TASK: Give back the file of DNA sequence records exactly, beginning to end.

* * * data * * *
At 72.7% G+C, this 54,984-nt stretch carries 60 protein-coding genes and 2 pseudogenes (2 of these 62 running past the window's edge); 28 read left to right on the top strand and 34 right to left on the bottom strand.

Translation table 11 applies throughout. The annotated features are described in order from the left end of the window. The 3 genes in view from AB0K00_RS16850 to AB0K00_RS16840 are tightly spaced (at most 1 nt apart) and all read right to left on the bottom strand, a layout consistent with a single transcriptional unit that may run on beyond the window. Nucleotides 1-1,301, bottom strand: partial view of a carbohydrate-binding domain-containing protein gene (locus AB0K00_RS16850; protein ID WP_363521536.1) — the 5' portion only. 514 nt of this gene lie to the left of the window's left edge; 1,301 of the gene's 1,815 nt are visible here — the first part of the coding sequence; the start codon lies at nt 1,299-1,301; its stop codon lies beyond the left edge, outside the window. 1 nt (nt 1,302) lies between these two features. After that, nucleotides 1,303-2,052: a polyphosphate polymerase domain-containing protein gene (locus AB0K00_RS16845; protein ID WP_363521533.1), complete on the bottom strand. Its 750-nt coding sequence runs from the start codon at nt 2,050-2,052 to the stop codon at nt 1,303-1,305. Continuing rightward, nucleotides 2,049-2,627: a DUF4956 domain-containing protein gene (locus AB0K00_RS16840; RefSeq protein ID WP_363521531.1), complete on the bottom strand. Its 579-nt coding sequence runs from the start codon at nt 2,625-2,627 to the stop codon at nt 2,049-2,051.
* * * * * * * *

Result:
At 72.7% G+C, this 54,984-nt stretch carries 60 protein-coding genes and 2 pseudogenes (2 of these 62 running past the window's edge); 28 read left to right on the top strand and 34 right to left on the bottom strand.

Translation table 11 applies throughout. The annotated features are described in order from the left end of the window. The 3 genes in view from AB0K00_RS16850 to AB0K00_RS16840 are tightly spaced (at most 1 nt apart) and all read right to left on the bottom strand, a layout consistent with a single transcriptional unit that may run on beyond the window. Nucleotides 1-1,301, bottom strand: partial view of a carbohydrate-binding domain-containing protein gene (locus AB0K00_RS16850; protein ID WP_363521536.1) — the 5' portion only. 514 nt of this gene lie to the left of the window's left edge; 1,301 of the gene's 1,815 nt are visible here — the first part of the coding sequence; the start codon lies at nt 1,299-1,301; its stop codon lies beyond the left edge, outside the window. 1 nt (nt 1,302) lies between these two features. After that, nucleotides 1,303-2,052: a polyphosphate polymerase domain-containing protein gene (locus AB0K00_RS16845; protein ID WP_363521533.1), complete on the bottom strand. Its 750-nt coding sequence runs from the start codon at nt 2,050-2,052 to the stop codon at nt 1,303-1,305. Continuing rightward, nucleotides 2,049-2,627: a DUF4956 domain-containing protein gene (locus AB0K00_RS16840; RefSeq protein ID WP_363521531.1), complete on the bottom strand. Its 579-nt coding sequence runs from the start codon at nt 2,625-2,627 to the stop codon at nt 2,049-2,051.